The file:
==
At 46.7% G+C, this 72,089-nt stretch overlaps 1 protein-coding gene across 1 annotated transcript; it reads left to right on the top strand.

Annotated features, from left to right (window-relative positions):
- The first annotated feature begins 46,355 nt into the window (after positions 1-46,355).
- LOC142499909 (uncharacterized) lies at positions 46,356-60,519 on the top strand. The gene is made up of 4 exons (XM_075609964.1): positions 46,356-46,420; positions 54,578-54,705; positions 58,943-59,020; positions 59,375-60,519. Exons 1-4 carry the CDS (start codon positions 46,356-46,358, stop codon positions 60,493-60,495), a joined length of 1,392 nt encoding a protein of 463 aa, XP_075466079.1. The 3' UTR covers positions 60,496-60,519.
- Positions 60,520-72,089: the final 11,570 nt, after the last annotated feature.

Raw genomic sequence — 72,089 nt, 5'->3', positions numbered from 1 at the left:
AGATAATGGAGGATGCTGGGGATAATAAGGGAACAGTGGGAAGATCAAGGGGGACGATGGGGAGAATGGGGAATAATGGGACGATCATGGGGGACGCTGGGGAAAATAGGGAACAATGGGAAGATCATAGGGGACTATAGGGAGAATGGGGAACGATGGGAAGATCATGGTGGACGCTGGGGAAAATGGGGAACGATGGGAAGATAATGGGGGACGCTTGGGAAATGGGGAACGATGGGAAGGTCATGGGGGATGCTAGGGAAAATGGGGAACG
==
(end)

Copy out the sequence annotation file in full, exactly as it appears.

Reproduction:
At 46.7% G+C, this 72,089-nt stretch overlaps 1 protein-coding gene across 1 annotated transcript; it reads left to right on the top strand.

Annotated features, from left to right (window-relative positions):
- The first annotated feature begins 46,355 nt into the window (after positions 1-46,355).
- LOC142499909 (uncharacterized) lies at positions 46,356-60,519 on the top strand. The gene is made up of 4 exons (XM_075609964.1): positions 46,356-46,420; positions 54,578-54,705; positions 58,943-59,020; positions 59,375-60,519. Exons 1-4 carry the CDS (start codon positions 46,356-46,358, stop codon positions 60,493-60,495), a joined length of 1,392 nt encoding a protein of 463 aa, XP_075466079.1. The 3' UTR covers positions 60,496-60,519.
- Positions 60,520-72,089: the final 11,570 nt, after the last annotated feature.

Raw genomic sequence — 72,089 nt, 5'->3', positions numbered from 1 at the left:
AGATAATGGAGGATGCTGGGGATAATAAGGGAACAGTGGGAAGATCAAGGGGGACGATGGGGAGAATGGGGAATAATGGGACGATCATGGGGGACGCTGGGGAAAATAGGGAACAATGGGAAGATCATAGGGGACTATAGGGAGAATGGGGAACGATGGGAAGATCATGGTGGACGCTGGGGAAAATGGGGAACGATGGGAAGATAATGGGGGACGCTTGGGAAATGGGGAACGATGGGAAGGTCATGGGGGATGCTAGGGAAAATGGGGAACG